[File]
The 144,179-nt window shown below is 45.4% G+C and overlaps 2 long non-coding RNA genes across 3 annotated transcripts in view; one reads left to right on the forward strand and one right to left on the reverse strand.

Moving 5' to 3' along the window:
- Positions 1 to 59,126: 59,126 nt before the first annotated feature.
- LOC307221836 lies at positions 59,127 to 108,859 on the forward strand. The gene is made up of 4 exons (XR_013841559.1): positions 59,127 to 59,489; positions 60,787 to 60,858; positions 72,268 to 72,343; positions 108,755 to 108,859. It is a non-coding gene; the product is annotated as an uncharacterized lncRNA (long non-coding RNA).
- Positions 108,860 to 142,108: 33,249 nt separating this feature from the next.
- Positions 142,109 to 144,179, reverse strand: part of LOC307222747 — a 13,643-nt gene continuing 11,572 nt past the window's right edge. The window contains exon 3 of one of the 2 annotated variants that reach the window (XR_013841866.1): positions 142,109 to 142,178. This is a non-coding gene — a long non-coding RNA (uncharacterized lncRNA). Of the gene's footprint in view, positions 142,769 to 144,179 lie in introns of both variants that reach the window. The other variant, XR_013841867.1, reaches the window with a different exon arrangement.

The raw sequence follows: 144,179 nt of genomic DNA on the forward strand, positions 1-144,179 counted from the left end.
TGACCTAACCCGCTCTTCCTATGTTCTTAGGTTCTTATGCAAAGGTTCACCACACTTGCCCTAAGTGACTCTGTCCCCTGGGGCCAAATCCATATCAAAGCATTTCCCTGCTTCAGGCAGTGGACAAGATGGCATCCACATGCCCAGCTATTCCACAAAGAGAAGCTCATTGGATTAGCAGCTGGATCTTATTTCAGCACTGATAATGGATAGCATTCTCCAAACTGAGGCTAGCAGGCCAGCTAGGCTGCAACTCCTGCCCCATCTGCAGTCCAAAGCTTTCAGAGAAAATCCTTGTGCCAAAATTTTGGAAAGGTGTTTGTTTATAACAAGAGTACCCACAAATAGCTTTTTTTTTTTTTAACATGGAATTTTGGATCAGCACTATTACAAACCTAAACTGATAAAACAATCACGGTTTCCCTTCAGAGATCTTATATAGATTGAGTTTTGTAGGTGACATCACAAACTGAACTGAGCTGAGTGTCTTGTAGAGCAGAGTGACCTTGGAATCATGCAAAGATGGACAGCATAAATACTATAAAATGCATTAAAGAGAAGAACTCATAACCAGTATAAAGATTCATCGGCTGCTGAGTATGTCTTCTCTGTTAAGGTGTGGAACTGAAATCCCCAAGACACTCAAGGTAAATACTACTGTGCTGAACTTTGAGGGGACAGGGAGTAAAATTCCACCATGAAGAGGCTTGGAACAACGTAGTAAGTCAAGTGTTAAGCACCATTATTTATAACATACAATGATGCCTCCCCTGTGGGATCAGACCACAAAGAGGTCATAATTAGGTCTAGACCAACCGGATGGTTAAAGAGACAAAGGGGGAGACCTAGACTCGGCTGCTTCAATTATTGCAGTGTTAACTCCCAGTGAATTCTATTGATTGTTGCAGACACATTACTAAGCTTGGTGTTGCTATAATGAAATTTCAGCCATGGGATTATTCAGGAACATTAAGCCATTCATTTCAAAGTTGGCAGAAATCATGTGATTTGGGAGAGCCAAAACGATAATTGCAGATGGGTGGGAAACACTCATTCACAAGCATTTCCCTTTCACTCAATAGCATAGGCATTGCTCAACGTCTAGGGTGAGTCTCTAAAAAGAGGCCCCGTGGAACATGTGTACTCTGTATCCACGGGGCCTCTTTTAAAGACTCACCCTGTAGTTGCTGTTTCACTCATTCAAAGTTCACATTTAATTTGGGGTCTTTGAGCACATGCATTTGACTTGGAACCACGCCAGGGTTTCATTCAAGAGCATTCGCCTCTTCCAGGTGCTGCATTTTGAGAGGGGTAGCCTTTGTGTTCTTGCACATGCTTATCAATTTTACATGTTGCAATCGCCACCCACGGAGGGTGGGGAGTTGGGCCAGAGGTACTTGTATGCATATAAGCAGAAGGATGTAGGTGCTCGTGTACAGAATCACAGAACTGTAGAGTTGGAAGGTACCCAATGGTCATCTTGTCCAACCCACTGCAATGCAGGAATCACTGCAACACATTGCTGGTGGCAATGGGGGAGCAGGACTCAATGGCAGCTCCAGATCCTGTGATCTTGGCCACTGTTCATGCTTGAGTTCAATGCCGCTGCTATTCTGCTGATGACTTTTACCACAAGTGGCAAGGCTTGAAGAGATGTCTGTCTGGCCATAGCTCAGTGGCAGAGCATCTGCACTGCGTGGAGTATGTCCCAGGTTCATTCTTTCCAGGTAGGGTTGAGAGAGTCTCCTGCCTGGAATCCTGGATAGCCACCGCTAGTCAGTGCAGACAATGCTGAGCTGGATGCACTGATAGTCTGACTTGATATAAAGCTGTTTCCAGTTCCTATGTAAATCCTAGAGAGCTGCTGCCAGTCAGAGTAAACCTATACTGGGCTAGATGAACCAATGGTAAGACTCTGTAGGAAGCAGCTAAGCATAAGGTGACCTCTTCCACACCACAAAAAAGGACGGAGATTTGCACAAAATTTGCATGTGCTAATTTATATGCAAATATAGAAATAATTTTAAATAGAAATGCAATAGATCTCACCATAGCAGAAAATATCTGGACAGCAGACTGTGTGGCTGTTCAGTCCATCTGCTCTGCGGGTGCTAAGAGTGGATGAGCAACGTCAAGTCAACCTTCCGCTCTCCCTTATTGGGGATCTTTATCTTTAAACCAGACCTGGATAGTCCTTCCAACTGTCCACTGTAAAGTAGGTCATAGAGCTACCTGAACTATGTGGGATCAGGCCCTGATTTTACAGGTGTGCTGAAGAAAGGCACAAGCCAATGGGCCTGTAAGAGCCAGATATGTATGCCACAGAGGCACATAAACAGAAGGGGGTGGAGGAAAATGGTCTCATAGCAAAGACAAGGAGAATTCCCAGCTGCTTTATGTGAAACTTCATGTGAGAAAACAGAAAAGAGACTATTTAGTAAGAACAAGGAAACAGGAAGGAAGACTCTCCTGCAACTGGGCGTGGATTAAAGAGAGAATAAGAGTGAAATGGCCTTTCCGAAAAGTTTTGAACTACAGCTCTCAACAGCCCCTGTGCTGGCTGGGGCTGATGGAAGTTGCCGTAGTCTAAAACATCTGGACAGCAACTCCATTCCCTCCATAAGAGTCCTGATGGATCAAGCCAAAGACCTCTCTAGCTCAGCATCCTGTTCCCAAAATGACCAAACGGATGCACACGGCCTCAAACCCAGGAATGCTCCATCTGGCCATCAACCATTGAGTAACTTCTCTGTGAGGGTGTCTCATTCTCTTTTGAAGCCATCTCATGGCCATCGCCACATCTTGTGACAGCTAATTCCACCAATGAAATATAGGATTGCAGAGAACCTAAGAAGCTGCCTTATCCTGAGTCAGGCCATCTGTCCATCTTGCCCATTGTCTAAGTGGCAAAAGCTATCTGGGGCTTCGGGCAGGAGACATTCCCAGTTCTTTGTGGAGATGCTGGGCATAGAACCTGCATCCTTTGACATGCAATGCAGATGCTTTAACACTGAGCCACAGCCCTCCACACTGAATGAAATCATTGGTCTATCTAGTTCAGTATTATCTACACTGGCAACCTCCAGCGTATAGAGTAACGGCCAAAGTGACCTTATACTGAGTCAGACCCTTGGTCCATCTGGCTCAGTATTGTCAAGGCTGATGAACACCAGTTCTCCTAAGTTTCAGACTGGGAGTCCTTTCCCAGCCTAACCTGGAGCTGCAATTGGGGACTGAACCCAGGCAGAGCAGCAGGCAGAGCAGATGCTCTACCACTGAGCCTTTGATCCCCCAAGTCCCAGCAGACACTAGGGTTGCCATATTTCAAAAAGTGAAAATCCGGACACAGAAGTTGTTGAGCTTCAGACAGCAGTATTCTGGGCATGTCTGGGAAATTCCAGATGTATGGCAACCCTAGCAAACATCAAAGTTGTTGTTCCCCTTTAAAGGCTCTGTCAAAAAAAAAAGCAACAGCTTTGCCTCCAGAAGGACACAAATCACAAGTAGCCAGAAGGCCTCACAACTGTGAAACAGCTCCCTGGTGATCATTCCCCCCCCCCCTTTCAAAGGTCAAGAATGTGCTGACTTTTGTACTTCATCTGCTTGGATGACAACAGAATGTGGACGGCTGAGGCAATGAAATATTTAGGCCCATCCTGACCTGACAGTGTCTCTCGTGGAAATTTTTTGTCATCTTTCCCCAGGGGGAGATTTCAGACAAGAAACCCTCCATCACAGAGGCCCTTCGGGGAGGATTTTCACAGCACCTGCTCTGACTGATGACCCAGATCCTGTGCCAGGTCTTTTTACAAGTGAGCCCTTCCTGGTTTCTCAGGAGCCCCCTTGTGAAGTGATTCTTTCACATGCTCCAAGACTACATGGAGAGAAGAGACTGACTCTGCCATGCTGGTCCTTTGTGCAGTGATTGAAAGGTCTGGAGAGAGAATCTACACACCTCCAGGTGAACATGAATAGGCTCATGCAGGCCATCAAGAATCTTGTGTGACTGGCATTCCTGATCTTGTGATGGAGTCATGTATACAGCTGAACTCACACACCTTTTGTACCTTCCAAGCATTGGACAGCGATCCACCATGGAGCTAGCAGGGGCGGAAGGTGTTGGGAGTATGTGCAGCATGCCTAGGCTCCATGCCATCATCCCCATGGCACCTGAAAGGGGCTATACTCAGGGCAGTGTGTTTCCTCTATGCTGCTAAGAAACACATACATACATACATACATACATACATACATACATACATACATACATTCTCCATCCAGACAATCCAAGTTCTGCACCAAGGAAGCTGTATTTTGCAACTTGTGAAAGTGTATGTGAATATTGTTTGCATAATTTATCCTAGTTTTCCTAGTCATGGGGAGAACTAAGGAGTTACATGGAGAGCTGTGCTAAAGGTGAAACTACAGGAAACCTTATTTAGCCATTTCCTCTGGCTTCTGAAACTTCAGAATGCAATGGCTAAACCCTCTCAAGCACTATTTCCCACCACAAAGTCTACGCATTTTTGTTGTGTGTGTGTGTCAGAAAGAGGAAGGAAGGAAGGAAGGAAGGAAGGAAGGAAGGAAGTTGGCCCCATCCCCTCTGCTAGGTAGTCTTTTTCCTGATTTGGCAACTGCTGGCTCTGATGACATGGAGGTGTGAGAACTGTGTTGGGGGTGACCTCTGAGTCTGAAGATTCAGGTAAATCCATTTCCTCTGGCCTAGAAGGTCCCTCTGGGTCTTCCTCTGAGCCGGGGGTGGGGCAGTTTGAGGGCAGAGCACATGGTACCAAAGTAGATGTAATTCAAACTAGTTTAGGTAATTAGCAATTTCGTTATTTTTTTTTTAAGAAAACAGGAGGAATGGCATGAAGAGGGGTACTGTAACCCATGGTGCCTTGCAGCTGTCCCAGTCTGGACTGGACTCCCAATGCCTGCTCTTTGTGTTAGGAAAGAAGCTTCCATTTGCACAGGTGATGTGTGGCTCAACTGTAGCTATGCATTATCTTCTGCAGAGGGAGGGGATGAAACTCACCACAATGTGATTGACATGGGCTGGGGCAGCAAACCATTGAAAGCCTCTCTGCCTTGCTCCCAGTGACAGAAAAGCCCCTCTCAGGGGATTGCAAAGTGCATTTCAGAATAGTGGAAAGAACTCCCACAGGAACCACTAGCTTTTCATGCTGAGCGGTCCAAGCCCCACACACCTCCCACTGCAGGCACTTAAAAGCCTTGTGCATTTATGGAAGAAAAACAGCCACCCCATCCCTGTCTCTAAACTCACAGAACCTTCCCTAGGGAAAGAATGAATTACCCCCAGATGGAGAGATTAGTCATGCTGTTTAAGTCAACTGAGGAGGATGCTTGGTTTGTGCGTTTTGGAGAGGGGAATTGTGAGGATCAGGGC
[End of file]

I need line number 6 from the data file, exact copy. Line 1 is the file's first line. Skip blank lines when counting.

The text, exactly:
- Positions 142,109 to 144,179, reverse strand: part of LOC307222747 — a 13,643-nt gene continuing 11,572 nt past the window's right edge. The window contains exon 3 of one of the 2 annotated variants that reach the window (XR_013841866.1): positions 142,109 to 142,178. This is a non-coding gene — a long non-coding RNA (uncharacterized lncRNA). Of the gene's footprint in view, positions 142,769 to 144,179 lie in introns of both variants that reach the window. The other variant, XR_013841867.1, reaches the window with a different exon arrangement.